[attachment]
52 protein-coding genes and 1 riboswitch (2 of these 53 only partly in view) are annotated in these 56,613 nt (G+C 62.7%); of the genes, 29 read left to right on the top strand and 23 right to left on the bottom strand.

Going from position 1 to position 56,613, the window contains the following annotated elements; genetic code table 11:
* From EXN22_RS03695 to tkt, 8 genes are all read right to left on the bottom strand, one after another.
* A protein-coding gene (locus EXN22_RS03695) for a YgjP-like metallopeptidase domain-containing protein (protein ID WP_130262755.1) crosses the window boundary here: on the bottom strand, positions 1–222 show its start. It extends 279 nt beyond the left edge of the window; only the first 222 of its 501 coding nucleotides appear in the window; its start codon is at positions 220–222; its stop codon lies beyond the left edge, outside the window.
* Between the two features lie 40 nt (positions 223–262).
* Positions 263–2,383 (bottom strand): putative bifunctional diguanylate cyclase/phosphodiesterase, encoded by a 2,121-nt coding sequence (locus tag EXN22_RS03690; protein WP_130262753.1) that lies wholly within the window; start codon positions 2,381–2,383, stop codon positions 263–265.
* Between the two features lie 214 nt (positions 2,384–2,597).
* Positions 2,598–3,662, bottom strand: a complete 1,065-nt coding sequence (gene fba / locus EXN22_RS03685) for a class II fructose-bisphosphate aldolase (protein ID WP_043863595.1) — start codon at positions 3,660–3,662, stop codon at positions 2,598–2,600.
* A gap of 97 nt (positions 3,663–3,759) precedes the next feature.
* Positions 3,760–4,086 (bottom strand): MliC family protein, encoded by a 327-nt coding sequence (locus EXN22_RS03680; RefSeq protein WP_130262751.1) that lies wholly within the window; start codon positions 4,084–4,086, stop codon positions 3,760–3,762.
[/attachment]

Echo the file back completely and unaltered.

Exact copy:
52 protein-coding genes and 1 riboswitch (2 of these 53 only partly in view) are annotated in these 56,613 nt (G+C 62.7%); of the genes, 29 read left to right on the top strand and 23 right to left on the bottom strand.

Going from position 1 to position 56,613, the window contains the following annotated elements; genetic code table 11:
* From EXN22_RS03695 to tkt, 8 genes are all read right to left on the bottom strand, one after another.
* A protein-coding gene (locus EXN22_RS03695) for a YgjP-like metallopeptidase domain-containing protein (protein ID WP_130262755.1) crosses the window boundary here: on the bottom strand, positions 1–222 show its start. It extends 279 nt beyond the left edge of the window; only the first 222 of its 501 coding nucleotides appear in the window; its start codon is at positions 220–222; its stop codon lies beyond the left edge, outside the window.
* Between the two features lie 40 nt (positions 223–262).
* Positions 263–2,383 (bottom strand): putative bifunctional diguanylate cyclase/phosphodiesterase, encoded by a 2,121-nt coding sequence (locus tag EXN22_RS03690; protein WP_130262753.1) that lies wholly within the window; start codon positions 2,381–2,383, stop codon positions 263–265.
* Between the two features lie 214 nt (positions 2,384–2,597).
* Positions 2,598–3,662, bottom strand: a complete 1,065-nt coding sequence (gene fba / locus EXN22_RS03685) for a class II fructose-bisphosphate aldolase (protein ID WP_043863595.1) — start codon at positions 3,660–3,662, stop codon at positions 2,598–2,600.
* A gap of 97 nt (positions 3,663–3,759) precedes the next feature.
* Positions 3,760–4,086 (bottom strand): MliC family protein, encoded by a 327-nt coding sequence (locus EXN22_RS03680; RefSeq protein WP_130262751.1) that lies wholly within the window; start codon positions 4,084–4,086, stop codon positions 3,760–3,762.